Chapter 6 on Exploring Financial Reporting and Analysis is probably the least useful chapter. It is not really clearly explained how and why financial reporting from AX depends largely on integration with other Microsoft 'platform' assets such SQL Server SSRS, Sharepoint and Excel and nor does it mention other reporting options - particularly important for consolidation reporting, which is not mentioned at all - like Management Reporter.

Recommendation

If you know nothing about Microsoft Dynamics AX 2012 GL and want an introduction to the application from a financial perspective then this book is worth reading. If you are an implementation consultant unfamiliar with AX then the book should help you to get up to speed on some core GL concepts. If you are a user of the AX GL then this book will help you get a wider overview of financial management functions in AX but it will not help you to understand how to use AX in a specific business process context.

However, do not buy this book if you are interested in how AX2012 can help you manage the financials of a multi-entity, multi-national, multi-currency business that depends on intra and intercompany allocations, intercompany transaction processing, consolidation reporting and managing shared data (for example) as this title will not help you at all.


Her Brilliant Career: Ten Extraordinary Women of the Fifties
Her Brilliant Career: Ten Extraordinary Women of the Fifties
by Rachel Cooke
Edition: Hardcover

2 of 9 people found the following review helpful
5.0 out of 5 stars Janet Todd in the seventh veil?, 24 Dec. 2013
Verified Purchase(What is this?)
Having just finished Crane's Men of War, this makes an enjoyable follow on. But Janet Todd in The Seventh Veil? Was she Ann's sister? And Messerschmitt dive bombers? I don't think Willy was into them. Still that aside, this is a fun read and highly recommended even if you do miss knicker watching at Smithdon High School. I could stare at Patience Gray's photo on p.43 for hours.


Implementing Microsoft Dynamics NAV 2013
Implementing Microsoft Dynamics NAV 2013
by Laura Nicoląs Lorente
Edition: Paperback
Price: £34.77

5 of 5 people found the following review helpful
4.0 out of 5 stars Cfoinfo Book Review, 2 Dec. 2013
Preface

My relationship with Navision goes back to the mid-1990's when I helped them with their entry into the US market. During 1999-2001 I did a lot of consulting with Navision in Copenhagen on a variety of topics, including co-leading a web services project. I also installed and reviewed Navision as one of 10 apps in my 1999 Accounting Software Sourcebook - a guide to `mid-tier' ERP applications. However I'm not a NAV expert and the application has changed considerably since Navision was acquired by Microsoft and renamed Dynamics NAV. The version covered by the book is NAV 2013. PACKT Publishing provided an e-book copy of the book for this review.

Who is this book for?

As the title suggests, the book focuses on financial management including GL, AR, AP, financial reporting & budgeting and other topics such as VAT management, fixed assets, consolidation, cashflow reporting and inventory costing. This is not the right book to read if you are focused on the supply chain, jobs, HR, customer service/CRM or manufacturing functions of NAV as they are not within scope.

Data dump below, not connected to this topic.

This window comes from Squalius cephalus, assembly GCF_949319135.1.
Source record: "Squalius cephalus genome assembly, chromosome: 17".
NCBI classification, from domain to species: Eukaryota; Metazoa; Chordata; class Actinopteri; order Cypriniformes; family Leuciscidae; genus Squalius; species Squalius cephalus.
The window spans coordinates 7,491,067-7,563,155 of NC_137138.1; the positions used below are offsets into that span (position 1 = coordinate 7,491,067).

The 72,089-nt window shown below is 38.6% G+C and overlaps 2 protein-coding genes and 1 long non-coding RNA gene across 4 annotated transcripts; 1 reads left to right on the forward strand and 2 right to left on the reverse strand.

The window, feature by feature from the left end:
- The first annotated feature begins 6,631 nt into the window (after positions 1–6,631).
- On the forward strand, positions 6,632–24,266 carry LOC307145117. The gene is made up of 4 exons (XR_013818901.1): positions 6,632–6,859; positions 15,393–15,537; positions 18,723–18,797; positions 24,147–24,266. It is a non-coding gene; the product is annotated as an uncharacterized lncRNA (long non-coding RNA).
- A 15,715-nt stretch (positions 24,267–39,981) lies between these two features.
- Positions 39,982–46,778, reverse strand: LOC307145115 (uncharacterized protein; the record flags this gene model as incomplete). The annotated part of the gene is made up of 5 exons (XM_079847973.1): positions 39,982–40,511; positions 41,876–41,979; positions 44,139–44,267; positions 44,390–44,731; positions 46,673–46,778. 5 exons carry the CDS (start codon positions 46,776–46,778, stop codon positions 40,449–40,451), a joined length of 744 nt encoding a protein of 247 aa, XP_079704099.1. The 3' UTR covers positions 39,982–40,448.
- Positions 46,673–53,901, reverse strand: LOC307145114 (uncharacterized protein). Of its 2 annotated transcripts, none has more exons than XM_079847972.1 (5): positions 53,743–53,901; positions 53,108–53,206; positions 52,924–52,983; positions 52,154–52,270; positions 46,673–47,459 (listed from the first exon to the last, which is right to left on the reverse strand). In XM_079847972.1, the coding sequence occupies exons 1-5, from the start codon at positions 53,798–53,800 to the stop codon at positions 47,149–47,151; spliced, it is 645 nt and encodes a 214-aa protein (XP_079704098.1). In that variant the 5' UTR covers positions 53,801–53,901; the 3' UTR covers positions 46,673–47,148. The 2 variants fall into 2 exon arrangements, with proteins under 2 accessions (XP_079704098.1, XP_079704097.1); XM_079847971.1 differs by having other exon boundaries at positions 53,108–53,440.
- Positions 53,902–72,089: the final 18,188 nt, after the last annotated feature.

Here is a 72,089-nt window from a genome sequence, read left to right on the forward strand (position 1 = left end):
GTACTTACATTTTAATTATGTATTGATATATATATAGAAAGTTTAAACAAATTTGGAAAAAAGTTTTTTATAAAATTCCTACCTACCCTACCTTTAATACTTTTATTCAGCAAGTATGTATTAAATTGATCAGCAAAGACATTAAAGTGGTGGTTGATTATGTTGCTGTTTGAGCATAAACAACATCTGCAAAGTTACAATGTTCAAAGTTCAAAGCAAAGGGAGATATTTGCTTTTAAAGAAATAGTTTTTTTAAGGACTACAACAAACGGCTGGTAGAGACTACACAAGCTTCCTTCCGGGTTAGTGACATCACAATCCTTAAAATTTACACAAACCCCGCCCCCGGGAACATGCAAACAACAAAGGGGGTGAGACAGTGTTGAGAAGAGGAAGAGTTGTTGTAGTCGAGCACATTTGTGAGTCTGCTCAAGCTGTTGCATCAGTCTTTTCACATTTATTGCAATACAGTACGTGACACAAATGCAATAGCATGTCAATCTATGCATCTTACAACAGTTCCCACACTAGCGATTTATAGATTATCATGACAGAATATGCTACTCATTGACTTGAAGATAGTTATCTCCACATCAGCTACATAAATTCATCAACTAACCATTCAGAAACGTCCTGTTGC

The level of detail is what I would call `consultant' level in that is it is useful for getting up to speed on how stuff works but is not at the level of detail needed to support a NAV user who is trying to understand specific operational/accounting processes i.e. it is not a step-by-step training manual. There are no learning exercises in the book.

The book is also not focused on the implementation of NAV, as this is the topic of another book, also published by PACKT and by the same author. However some basic setup help is provided in chapter 6.

The book is quite short, with almost exactly 100 pages of useful content, but I think that's a good thing as the massive 500-page tomes that characterise many IT books can be intimidating. You could get what you need from this book on 2-3 hour plane journey.

Strengths and Weaknesses

The authors cover a wide range of financial processes at a sufficient level of detail to understand the scale/scope of NAV's support for the core financial functionality expected from any leading SME ERP system. There is good use of screenshots to situate the explanations in the application context. The book also has a useful, but incomplete, index to help you find the topics you are interested in.

In the reporting and business intelligence section there is good highlighting of what used to be some of the analytic USPs of Navision namely the use of dimensions, flow-filters, analysis views and customisable account schedules (financial reports). Screenshots also highlight other useful functions in NAV such as the statistics panels and tight integration with MS Windows via the ribbon bars. The section on ledger entries (p26-27) is also helpful for understanding the debits and credits that NAV auto-generates `under the covers'.